I have spent most of my 25 year career teaching middle school mathematics. It is so disheartening to see the continued and persistent belief that we have to track students into different 'levels' in order to teach them. Those people who claim to offer all the same opportunities are simply not being honest with themselves. Kids in the lower levels never have, and most likely never will have, the same opportunities as the kids in the higher levels unless they are fortunate to have someone at home supporting and encouraging them to not accept the school system's labels, to do their best, and apply to a good college. Once they get into college (as my daughter did), no one tells them they are not 'bright' enough to take a class. Perhaps someday K - 12 schools will see that it is their structures that perpetuate the inequities in opportunities and resulting performance of students and the practice of "teaching" a specific, narrow body of content to an entire group that does not allow teachers to see any other way to manage.

Nikki's picture

I agree very much with you! The students in my advanced class refuse to think for themselves. Too often do they want to "just do the work and get the points," then actually stop and think about a new perspective or a creative solution to an intriguing problem.

I am often surprised at how much more spirited and adventurous my "reg. ed" classes are in comparison. And because of this, I tend to enjoy teaching them more, even if they do sometimes struggle with remembering the information or need a little more prompting to get where I want them to go.

Thank you for sharing this opinion. I was afraid no one else felt this way.

Nikki's picture

I completely agree with your opinion! My advanced class struggles with thinking creatively about an intriguing situation or considering new perspectives. Their continual argument is "I just want to do the work and get the credit." And I am surprised at how often my "reg ed" classes enjoy problem solving and trying to really think through a problem. Because of this I often find myself enjoying these classes more even if they do need more time to review or more prompting to get where I want them to go.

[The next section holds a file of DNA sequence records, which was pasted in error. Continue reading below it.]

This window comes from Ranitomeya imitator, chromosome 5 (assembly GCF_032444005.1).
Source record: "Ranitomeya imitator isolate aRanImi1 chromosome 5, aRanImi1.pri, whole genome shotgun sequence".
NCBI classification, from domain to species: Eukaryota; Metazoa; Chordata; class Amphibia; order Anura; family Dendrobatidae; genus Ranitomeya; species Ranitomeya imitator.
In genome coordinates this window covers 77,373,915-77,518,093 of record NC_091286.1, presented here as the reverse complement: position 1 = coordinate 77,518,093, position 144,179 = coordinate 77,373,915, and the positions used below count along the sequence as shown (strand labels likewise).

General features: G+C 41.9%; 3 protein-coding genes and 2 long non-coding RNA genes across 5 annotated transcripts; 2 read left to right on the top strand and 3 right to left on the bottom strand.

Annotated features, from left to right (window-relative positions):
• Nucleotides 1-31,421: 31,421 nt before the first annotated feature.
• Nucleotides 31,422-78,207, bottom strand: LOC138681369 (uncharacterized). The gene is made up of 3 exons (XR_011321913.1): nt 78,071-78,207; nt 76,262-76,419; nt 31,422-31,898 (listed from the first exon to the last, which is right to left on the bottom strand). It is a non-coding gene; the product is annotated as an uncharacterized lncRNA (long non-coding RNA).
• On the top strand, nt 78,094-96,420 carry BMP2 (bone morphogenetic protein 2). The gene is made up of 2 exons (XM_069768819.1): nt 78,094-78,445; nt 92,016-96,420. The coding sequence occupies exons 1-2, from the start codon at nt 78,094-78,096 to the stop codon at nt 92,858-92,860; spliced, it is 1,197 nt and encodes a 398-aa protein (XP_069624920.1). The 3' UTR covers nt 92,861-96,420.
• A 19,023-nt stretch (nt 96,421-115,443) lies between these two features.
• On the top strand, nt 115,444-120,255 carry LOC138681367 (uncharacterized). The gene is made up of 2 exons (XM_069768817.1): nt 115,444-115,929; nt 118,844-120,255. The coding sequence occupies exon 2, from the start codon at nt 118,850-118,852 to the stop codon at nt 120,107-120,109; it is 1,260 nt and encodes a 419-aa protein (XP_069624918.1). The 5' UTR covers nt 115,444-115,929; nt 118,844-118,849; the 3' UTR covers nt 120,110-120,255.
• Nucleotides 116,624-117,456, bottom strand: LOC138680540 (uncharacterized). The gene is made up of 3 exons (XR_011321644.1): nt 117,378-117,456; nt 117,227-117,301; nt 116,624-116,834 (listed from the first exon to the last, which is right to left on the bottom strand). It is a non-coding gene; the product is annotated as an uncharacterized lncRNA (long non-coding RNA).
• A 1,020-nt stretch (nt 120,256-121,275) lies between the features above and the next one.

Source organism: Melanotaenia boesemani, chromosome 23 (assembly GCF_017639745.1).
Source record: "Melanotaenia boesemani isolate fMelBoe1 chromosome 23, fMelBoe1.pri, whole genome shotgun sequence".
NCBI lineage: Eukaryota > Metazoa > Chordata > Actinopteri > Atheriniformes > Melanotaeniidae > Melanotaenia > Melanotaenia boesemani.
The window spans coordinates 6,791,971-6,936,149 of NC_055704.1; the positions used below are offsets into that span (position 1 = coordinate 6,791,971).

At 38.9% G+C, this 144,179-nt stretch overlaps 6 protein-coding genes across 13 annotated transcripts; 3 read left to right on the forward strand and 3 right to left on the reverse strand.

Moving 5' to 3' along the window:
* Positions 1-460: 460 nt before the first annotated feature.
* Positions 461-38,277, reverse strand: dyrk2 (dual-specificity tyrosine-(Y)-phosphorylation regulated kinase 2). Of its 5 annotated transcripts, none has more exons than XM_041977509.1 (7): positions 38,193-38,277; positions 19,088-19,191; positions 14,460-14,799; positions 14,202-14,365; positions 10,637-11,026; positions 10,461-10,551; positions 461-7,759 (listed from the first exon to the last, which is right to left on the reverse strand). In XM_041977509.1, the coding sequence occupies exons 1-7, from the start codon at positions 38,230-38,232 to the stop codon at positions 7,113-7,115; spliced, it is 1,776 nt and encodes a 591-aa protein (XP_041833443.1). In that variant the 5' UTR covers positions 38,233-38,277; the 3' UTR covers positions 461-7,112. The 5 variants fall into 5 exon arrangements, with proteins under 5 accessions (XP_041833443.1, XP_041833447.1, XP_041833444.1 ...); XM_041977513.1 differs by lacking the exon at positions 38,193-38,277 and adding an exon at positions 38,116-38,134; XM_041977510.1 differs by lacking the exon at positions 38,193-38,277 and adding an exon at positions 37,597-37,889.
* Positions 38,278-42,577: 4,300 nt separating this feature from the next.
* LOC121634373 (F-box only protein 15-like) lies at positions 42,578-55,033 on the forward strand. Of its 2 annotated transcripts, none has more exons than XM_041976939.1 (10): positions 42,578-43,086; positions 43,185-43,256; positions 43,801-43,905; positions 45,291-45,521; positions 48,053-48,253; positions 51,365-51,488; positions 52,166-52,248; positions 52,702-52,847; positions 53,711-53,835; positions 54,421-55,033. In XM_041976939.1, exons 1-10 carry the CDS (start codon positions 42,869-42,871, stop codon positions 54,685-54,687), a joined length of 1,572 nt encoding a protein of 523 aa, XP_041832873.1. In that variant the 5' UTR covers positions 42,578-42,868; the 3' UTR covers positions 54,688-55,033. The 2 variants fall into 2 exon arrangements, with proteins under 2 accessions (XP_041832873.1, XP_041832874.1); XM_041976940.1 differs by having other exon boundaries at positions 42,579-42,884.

Thank you for sharing your opinion. I thought I was the only one who thought this way!

Jeannie Conroy's picture
Jeannie Conroy
Seventh and eighth grade language arts teacher from Indiana

I find so much truth in what you have to say. I have taught all levels of learners and each bring so much to the classroom. The school in which I am employed recently made a change to full blown differentiation within the classroom. We have special education students, honors students and all students in between spread out throughout a six period day.

At first I was quite nervous with how they would interact with one another, but the end result was better than what I imagined. Just as you stated each student brings something new to the classroom. I am a firm believer that students learn just as well if not better from one another. By having all of these learners in the same room I witnessed some students flourish that I highly doubt would have in a different setting. My group projects were much more successful and the end products were above and beyond what I expected. Even the students that weren't usually engaged (no matter what I tried) found a place in the group in which they were successful.

I felt this past year of differentiating in the classroom made the behavior in my classroom much better as well.

I would love to hear comments from teachers who use this same type of classroom setting. How do you feel it is working? Advantages? Disadvantages?